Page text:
Kaufman is Professor of Economics and Finance at Loyola University of Chicago; Mote is Economic Adviser and Vice President, Federal Reserve Bank of Chicago; and Rosenblum is Vice President and Associate Director of Research, Federal Reserve Bank of Chicago. This paper is an abbreviated version of a larger study on the same subject entitled “Consequences of Deregulation for Commercial Banking,” Staff Memoranda 84-3, Federal Reserve Bank of Chicago, 1984. The views expressed are the authors' and do not necessarily represent the views of the Federal Reserve Bank of Chicago or the Federal Reserve System.
Consequences of Deregulation for Commercial Banking
Article first published online: 30 APR 2012
1984 The American Finance Association
The Journal of Finance
Volume 39, Issue 3, pages 789–803, July 1984
How to Cite
KAUFMAN, G. G., MOTE, L. R. and ROSENBLUM, H. (1984), Consequences of Deregulation for Commercial Banking. The Journal of Finance, 39: 789–803. doi: 10.1111/j.1540-6261.1984.tb03671.x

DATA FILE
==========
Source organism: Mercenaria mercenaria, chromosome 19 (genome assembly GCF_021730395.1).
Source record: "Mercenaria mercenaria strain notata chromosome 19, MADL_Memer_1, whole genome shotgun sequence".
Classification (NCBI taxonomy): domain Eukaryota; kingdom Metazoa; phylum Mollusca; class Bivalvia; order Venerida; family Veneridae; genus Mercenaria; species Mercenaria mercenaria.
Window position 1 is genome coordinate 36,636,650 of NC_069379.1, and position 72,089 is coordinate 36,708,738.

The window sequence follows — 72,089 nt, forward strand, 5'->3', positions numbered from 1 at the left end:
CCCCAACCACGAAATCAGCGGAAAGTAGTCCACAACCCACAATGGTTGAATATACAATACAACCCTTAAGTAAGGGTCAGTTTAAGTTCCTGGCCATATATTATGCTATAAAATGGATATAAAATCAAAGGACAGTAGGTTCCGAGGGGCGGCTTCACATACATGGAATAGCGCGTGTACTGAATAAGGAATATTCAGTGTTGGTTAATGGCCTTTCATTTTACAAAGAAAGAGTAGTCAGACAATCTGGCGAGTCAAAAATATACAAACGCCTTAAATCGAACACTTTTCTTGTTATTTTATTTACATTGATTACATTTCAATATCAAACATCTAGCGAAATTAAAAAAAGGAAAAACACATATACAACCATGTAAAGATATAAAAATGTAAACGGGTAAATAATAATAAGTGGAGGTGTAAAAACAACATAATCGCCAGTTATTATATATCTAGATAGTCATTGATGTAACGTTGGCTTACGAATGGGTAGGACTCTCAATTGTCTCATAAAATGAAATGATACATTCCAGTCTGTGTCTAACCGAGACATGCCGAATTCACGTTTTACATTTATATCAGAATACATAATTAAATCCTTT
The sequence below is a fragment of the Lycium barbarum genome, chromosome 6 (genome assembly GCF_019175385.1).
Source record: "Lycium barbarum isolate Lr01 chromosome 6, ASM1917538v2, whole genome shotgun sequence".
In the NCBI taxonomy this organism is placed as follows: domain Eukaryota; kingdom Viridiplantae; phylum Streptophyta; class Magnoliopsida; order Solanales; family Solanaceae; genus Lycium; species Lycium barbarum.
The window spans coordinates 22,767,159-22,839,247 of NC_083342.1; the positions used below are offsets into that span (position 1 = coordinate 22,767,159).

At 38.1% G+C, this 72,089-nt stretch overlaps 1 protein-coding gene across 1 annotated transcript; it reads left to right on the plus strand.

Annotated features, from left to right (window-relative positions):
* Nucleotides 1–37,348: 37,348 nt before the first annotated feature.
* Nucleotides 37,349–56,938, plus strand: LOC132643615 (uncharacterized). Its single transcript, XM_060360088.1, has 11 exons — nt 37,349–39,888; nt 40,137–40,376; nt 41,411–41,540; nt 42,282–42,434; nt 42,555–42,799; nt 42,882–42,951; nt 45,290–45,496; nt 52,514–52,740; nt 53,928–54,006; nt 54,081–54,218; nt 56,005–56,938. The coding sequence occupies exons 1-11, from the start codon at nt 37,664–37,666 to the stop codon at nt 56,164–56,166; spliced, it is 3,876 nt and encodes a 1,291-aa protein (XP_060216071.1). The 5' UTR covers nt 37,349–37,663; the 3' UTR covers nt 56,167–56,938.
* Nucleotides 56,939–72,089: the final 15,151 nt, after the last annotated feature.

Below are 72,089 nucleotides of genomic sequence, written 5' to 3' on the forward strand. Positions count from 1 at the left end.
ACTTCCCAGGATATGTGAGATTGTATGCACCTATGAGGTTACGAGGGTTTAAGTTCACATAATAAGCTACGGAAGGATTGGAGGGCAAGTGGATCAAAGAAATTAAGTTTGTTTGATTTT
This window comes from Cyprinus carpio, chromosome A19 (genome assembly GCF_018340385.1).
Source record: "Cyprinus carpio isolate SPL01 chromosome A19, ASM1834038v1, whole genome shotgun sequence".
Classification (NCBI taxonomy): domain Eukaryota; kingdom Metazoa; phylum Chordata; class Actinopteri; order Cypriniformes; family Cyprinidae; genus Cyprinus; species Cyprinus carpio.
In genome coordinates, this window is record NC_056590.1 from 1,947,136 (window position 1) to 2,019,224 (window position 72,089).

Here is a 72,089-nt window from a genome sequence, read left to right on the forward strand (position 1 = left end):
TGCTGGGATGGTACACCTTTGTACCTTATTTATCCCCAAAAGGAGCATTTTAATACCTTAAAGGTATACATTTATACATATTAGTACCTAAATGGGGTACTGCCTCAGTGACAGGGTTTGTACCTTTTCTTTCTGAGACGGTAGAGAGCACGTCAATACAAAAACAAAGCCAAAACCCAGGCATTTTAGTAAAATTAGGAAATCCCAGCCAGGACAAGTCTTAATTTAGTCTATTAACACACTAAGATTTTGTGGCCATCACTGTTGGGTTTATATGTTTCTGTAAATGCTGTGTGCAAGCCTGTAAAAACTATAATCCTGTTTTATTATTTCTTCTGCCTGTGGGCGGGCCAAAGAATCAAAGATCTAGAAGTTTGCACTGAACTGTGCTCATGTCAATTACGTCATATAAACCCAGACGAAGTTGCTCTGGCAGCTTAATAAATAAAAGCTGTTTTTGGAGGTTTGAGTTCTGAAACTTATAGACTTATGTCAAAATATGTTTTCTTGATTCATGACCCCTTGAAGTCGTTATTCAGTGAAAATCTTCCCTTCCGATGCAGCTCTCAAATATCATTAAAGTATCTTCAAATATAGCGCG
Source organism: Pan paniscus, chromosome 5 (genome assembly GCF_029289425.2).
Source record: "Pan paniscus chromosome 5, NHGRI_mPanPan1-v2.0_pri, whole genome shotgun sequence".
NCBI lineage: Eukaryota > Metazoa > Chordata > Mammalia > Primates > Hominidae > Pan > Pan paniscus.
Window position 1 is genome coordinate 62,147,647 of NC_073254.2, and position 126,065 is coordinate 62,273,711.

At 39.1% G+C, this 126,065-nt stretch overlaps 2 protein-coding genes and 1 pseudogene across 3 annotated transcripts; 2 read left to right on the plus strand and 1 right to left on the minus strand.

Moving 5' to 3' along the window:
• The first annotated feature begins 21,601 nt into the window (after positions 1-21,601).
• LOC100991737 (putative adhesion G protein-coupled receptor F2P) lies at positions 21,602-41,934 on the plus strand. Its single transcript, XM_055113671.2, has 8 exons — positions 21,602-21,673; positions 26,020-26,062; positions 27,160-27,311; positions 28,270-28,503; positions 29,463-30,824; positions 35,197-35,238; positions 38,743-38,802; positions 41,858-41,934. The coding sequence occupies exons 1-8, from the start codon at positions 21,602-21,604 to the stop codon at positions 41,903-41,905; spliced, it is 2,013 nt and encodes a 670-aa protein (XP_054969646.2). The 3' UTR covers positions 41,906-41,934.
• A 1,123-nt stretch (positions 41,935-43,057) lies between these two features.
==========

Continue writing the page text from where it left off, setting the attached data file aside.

- Issue published online: 30 APR 2012
- Article first published online: 30 APR 2012
In recent years, many of the restrictions on banking activities adopted following the banking collapse of the 1930s have been eroded by improvements in technology and high interest rates, which led to increasing direct competition from unregulated institutions. Beginning in the 1970s, the regulatory agencies, state legislatures, and the Congress have moved to liberalize these restrictions. Based on research on economies of scale and scope, the experience of the conglomerate merger movement of the 1950s and 1960s, the observed effects of changes in state laws governing branches and holding companies, foreign experience, and experience in other industries that underwent deregulation, banking deregulation is likely to lead to reductions in the number of banks and increases in their efficiency, geographic scope, and product diversification. Such an outcome is consistent with the survival of a large number and variety of financial institutions and need not endanger the safety of the banking system.